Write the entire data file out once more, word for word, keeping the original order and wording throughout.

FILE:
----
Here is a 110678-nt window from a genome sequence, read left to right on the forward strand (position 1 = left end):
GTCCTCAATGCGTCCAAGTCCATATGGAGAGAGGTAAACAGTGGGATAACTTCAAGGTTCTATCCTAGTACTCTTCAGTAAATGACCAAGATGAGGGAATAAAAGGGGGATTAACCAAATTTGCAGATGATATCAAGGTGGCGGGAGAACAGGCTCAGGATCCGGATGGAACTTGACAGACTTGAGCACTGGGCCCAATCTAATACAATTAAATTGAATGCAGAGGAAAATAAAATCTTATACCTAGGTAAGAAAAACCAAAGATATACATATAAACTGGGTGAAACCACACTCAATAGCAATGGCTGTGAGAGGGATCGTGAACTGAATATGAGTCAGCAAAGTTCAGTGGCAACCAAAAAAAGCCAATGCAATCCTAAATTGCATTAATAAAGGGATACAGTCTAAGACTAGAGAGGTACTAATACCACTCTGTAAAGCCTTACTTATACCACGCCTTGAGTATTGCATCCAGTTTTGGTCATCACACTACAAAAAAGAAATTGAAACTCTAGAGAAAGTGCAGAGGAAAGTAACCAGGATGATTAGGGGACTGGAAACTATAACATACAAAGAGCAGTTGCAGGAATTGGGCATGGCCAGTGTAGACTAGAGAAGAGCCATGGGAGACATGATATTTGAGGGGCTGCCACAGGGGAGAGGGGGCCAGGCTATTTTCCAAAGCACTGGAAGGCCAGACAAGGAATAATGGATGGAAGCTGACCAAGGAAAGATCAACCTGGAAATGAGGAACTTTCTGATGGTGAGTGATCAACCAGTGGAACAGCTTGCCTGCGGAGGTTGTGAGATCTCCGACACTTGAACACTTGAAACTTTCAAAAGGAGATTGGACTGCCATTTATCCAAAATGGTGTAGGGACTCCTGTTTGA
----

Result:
Here is a 110678-nt window from a genome sequence, read left to right on the forward strand (position 1 = left end):
GTCCTCAATGCGTCCAAGTCCATATGGAGAGAGGTAAACAGTGGGATAACTTCAAGGTTCTATCCTAGTACTCTTCAGTAAATGACCAAGATGAGGGAATAAAAGGGGGATTAACCAAATTTGCAGATGATATCAAGGTGGCGGGAGAACAGGCTCAGGATCCGGATGGAACTTGACAGACTTGAGCACTGGGCCCAATCTAATACAATTAAATTGAATGCAGAGGAAAATAAAATCTTATACCTAGGTAAGAAAAACCAAAGATATACATATAAACTGGGTGAAACCACACTCAATAGCAATGGCTGTGAGAGGGATCGTGAACTGAATATGAGTCAGCAAAGTTCAGTGGCAACCAAAAAAAGCCAATGCAATCCTAAATTGCATTAATAAAGGGATACAGTCTAAGACTAGAGAGGTACTAATACCACTCTGTAAAGCCTTACTTATACCACGCCTTGAGTATTGCATCCAGTTTTGGTCATCACACTACAAAAAAGAAATTGAAACTCTAGAGAAAGTGCAGAGGAAAGTAACCAGGATGATTAGGGGACTGGAAACTATAACATACAAAGAGCAGTTGCAGGAATTGGGCATGGCCAGTGTAGACTAGAGAAGAGCCATGGGAGACATGATATTTGAGGGGCTGCCACAGGGGAGAGGGGGCCAGGCTATTTTCCAAAGCACTGGAAGGCCAGACAAGGAATAATGGATGGAAGCTGACCAAGGAAAGATCAACCTGGAAATGAGGAACTTTCTGATGGTGAGTGATCAACCAGTGGAACAGCTTGCCTGCGGAGGTTGTGAGATCTCCGACACTTGAACACTTGAAACTTTCAAAAGGAGATTGGACTGCCATTTATCCAAAATGGTGTAGGGACTCCTGTTTGA